Raya Vazun:
"Even though we're Russians, when we returned here I felt that we were home. In Russia, we were strangers. When I came back my friends and neighbours said 'Have you come back for ever?' I said yes. I was really happy to be back. But I can't find any work. Many enterprises are closed. There's no longer any money to finance them. But still the economic situation, our economic situation, is better here than it was in Ulan Ude."

Source: Refugees Magazine Issue 107 (1997)




UNHCR country pages

Displacement in Georgia

Tens of thousands of civilians are living in precarious conditions, having been driven from their homes by the crisis in the breakaway Georgian region of South Ossetia.

On the morning of August 12, the first UNHCR-chartered plane carrying emergency aid arrived in the Georgian capital Tbilisi, the first UN assistance to arrive in the country since fighting broke out the previous week. The airlift brought in 34 tonnes of tents, jerry cans, blankets and kitchen sets from UNHCR's central emergency stockpile in Dubai. Items were then loaded onto trucks at the Tbilisi airport for transport and distribution.

A second UNHCR flight landed in Tbilisi on August 14, with a third one expected to arrive the following day. In addition, two UNHCR aid flights are scheduled to leave for Vladikavkaz in the Russian Federation the following week with mattresses, water tanks and other supplies for displaced South Ossetians.

Working with local partners, UNHCR is now providing assistance to the most vulnerable and needy. These include many young children and family members separated from one another. The situation is evolving rapidly and the refugee agency is monitoring the needs of the newly displaced population, which numbered some 115,000 on August 14.

Posted on 15 August 2008

Displacement in Georgia

Ingushetia: Internally Displaced Chechens

When fighting broke out between government troops and rebel forces in Chechnya in 1999, over 200,000 people fled the republic, most of them to the neighbouring republic of Ingushetia. Today, tens of thousands of Chechens remain displaced in Ingushetia, unwilling to go home because of continuing security concerns.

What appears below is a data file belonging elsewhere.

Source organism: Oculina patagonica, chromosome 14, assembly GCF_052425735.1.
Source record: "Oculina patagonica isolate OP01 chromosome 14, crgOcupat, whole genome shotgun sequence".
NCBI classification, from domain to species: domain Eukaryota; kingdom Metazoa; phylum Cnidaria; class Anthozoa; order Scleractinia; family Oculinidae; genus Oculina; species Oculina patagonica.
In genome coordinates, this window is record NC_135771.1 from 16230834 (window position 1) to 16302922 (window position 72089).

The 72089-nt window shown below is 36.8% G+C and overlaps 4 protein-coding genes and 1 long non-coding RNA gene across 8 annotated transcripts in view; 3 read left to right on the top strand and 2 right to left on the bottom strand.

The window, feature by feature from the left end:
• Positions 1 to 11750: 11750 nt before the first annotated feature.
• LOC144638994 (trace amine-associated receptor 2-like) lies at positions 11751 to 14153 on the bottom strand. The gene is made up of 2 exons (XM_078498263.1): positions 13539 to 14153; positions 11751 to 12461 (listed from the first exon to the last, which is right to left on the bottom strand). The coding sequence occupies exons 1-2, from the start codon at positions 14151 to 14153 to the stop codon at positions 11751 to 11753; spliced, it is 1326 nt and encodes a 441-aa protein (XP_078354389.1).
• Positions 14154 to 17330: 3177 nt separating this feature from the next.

As of early December 2003, some 62,000 displaced Chechens were living in temporary settlements or in private accommodation. Those living in settlements face constant threats of eviction, often by owners who wish to use their buildings again.

Another 7,900 displaced Chechens live in tents in three remaining camps – Satsita, Sputnik, and Bart.

The authorities have repeatedly called for the closure of tent camps and the return of the displaced people to Chechnya. Three camps have been closed in the past year – Iman camp at Aki Yurt, "Bella" or B camp, and "Alina" or A camp. Chechens from the latter two camps who did not wish to go home were allowed to move to Satsita camp or other existing temporary settlements in Ingushetia.

Ingushetia: Internally Displaced Chechens

I Am StatelessPlay video

I Am Stateless

Railya was born in Kazakhstan but lost her nationality with the break-up of the Soviet Union.
Vincent Cochetel interviewPlay video

Vincent Cochetel interview

On the occasion of World Humanitarian Day 2010, a senior UNHCR staff member reflects on his experience being kidnapped near Chechnya in 1998.
UN High Commissioner Visits Georgia and RussiaPlay video

UN High Commissioner Visits Georgia and Russia

UN High Commissioner for Refugees António Guterres spent four days in Georgia and the Russian Federation to assess UNHCR's humanitarian operations and to speak with those affected by the recent fighting in the breakaway region of South Ossetia.